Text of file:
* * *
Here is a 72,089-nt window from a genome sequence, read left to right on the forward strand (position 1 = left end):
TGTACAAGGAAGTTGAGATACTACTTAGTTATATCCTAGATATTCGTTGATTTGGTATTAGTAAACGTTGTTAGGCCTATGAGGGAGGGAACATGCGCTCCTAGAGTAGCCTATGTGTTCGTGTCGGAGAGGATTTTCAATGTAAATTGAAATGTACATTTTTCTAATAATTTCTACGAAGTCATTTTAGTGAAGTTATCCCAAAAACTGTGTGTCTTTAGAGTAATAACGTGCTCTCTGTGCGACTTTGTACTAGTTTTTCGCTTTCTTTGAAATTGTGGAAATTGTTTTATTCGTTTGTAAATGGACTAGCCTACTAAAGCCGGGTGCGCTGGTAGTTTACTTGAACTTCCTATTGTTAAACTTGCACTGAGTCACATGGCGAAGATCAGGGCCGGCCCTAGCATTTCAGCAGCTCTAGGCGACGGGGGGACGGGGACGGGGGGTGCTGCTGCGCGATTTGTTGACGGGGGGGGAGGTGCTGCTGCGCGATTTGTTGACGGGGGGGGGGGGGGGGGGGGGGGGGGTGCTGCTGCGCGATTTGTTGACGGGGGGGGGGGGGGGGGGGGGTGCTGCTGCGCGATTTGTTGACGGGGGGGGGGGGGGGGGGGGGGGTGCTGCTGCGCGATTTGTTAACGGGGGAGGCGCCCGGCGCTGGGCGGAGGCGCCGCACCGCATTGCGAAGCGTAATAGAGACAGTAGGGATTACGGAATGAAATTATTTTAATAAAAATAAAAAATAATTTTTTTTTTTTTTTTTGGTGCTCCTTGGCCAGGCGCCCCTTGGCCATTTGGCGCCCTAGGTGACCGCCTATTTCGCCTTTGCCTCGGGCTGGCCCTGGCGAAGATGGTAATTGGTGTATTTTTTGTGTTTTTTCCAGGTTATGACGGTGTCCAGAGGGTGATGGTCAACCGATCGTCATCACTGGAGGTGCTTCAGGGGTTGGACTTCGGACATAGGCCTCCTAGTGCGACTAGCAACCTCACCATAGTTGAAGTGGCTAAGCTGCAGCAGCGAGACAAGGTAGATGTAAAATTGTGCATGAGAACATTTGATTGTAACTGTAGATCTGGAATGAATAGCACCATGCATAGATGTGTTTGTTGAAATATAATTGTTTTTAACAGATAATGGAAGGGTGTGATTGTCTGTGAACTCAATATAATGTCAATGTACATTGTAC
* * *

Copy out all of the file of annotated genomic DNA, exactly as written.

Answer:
Here is a 72,089-nt window from a genome sequence, read left to right on the forward strand (position 1 = left end):
TGTACAAGGAAGTTGAGATACTACTTAGTTATATCCTAGATATTCGTTGATTTGGTATTAGTAAACGTTGTTAGGCCTATGAGGGAGGGAACATGCGCTCCTAGAGTAGCCTATGTGTTCGTGTCGGAGAGGATTTTCAATGTAAATTGAAATGTACATTTTTCTAATAATTTCTACGAAGTCATTTTAGTGAAGTTATCCCAAAAACTGTGTGTCTTTAGAGTAATAACGTGCTCTCTGTGCGACTTTGTACTAGTTTTTCGCTTTCTTTGAAATTGTGGAAATTGTTTTATTCGTTTGTAAATGGACTAGCCTACTAAAGCCGGGTGCGCTGGTAGTTTACTTGAACTTCCTATTGTTAAACTTGCACTGAGTCACATGGCGAAGATCAGGGCCGGCCCTAGCATTTCAGCAGCTCTAGGCGACGGGGGGACGGGGACGGGGGGTGCTGCTGCGCGATTTGTTGACGGGGGGGGAGGTGCTGCTGCGCGATTTGTTGACGGGGGGGGGGGGGGGGGGGGGGGGGGTGCTGCTGCGCGATTTGTTGACGGGGGGGGGGGGGGGGGGGGGTGCTGCTGCGCGATTTGTTGACGGGGGGGGGGGGGGGGGGGGGGGTGCTGCTGCGCGATTTGTTAACGGGGGAGGCGCCCGGCGCTGGGCGGAGGCGCCGCACCGCATTGCGAAGCGTAATAGAGACAGTAGGGATTACGGAATGAAATTATTTTAATAAAAATAAAAAATAATTTTTTTTTTTTTTTTTGGTGCTCCTTGGCCAGGCGCCCCTTGGCCATTTGGCGCCCTAGGTGACCGCCTATTTCGCCTTTGCCTCGGGCTGGCCCTGGCGAAGATGGTAATTGGTGTATTTTTTGTGTTTTTTCCAGGTTATGACGGTGTCCAGAGGGTGATGGTCAACCGATCGTCATCACTGGAGGTGCTTCAGGGGTTGGACTTCGGACATAGGCCTCCTAGTGCGACTAGCAACCTCACCATAGTTGAAGTGGCTAAGCTGCAGCAGCGAGACAAGGTAGATGTAAAATTGTGCATGAGAACATTTGATTGTAACTGTAGATCTGGAATGAATAGCACCATGCATAGATGTGTTTGTTGAAATATAATTGTTTTTAACAGATAATGGAAGGGTGTGATTGTCTGTGAACTCAATATAATGTCAATGTACATTGTAC